A video tracker for the opposition research firm America Rising asked Democratic Senate candidate Michelle Nunn whether she voted for President Obama in the 2008 and 2012 elections. Nunn, who is in a close race to fill the open Georgia Senate seat, refused to answer the direct question.
"Ms. Nunn, did you vote for President Obama in 2008 and 2012?" the tracker asked.
Nunn appears to smile wryly, but keeps her mouth shut and refuses to answer the question.
“Would you leave her alone," a Nunn supporter tells the tracker.
"Yes, of course, yes, he’s the president…he’s done great things…healthcare," another supporter can be heard telling the tracker.
The tracker asked Nunn the hard-hitting question at an early voting venue, the Adamsville Recreation Center, in Atlanta, Georgia.
If I sported a hairpiece, I’d be wearing it at half-mast right about now, upon hearing that the world just grew a little less interesting. For the most colorful man who ever inhabited Congress, former Ohio Democratic Rep. James A .
Tom Harkin, the top Democrat in Iowa, tells ABC News that he has serious questions about where Hillary Clinton stands on the issues:
"But some Democrats still have their doubts," says ABC's Jonathan Karl. "Some progressives are a little uneasy with Hillary Clinton and is she going to be too hawkish on foreign policy, is she going to be too moderate on economic issues?"
On the one hand, this is a pretty dour Thanksgiving. Iran has just won an enormous diplomatic victory, which not only sets them on the road to nuclear weapons but makes the fecklessness of the Western powers clear to the world. Harry Reid's decision to destroy the filibuster signals an escalation in the ugliness of American politics. And let's not forget that we're still mired in a recovery that's looking more like the new normal with each passing week. Humbug.
Could the focus on Obamacare in the last couple of weeks before Tuesday's Virginia gubernatorial election enable the Republican nominee, Ken Cuccinelli, to come from behind in the homestretch? He's run a pretty awful campaign so far, and has been trailing badly for months, but ...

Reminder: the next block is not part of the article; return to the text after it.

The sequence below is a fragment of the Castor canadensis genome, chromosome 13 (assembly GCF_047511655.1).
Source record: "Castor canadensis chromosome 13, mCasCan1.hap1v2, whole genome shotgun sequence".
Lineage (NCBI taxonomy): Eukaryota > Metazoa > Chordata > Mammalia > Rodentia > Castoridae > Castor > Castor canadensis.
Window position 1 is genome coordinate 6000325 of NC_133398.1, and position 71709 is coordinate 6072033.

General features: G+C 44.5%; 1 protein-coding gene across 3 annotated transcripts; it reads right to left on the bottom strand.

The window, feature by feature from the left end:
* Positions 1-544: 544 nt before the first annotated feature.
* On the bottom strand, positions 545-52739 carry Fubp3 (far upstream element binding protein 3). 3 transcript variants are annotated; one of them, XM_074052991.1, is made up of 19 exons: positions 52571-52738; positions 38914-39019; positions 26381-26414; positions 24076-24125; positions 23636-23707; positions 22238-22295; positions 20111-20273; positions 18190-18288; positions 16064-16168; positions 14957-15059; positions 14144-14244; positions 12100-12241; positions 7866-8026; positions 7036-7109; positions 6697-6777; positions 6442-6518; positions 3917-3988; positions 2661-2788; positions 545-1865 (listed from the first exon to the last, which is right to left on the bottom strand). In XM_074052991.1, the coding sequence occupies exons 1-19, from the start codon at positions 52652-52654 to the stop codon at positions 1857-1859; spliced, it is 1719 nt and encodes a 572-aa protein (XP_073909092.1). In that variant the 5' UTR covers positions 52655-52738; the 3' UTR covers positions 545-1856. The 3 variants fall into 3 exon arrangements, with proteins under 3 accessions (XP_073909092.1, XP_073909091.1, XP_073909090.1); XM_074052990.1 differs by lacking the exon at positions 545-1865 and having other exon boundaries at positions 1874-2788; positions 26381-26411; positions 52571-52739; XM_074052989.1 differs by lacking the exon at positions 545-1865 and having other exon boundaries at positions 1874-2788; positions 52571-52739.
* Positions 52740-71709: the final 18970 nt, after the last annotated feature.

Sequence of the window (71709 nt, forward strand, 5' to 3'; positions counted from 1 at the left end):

Debbie Wasserman Schultz is out, today, with her first book. In his Politico Playbook, Mike Allen calls it a "D.C. Must-Read." Which, if true, is the most depressing news to come out of the Imperial City so far this week. But, then, it is only Tuesday.
Louisiana Senate Democrat Mary Landrieu is doubling down on her support for Obamacare. She says, if a vote for Obamacare were held tomorrow, she'd again vote to support the bill.
"No more free riders. Everybody has to share responsibility so we can keep a healthy work force and keep it strong. And I can give you more information about it. If I had to vote for the bill again, I'd vote for it tomorrow. There are a lot of good things about this bill," said Landrieu.
Portland is nothing if not tolerant. The picturesque city in the Pacific Northwest has, in recent years, endured one mayor who admitted to a gay affair with an underage intern, a different mayor who claimed residency in Washington state (where there is no income tax) yet voted in Oregon, not to mention downtown streets choked with aggressive transients. (Oh, and the weather's not great either.) But a new scandal must be trying the patience of even the most forgiving denizens of Portlandia.
In 2005, Harry Reid said, “I would never, ever consider breaking the rules to change the rules. I never suggested that at all. I say to my friend, I want to work something out. I repeat that for probably the fifth time here today, but in the process we cannot give up the basic rights this country and this Senate have had for more than 200 years.”
While traveling to New Jersey today, President Barack Obama stiffed the Democratic opponent of Republican governor Chris Christie. Obama did not meet privately with Barbara Buono, the Democratic candidate. But he did walk along the Jersey Shore boardwalk with Christie.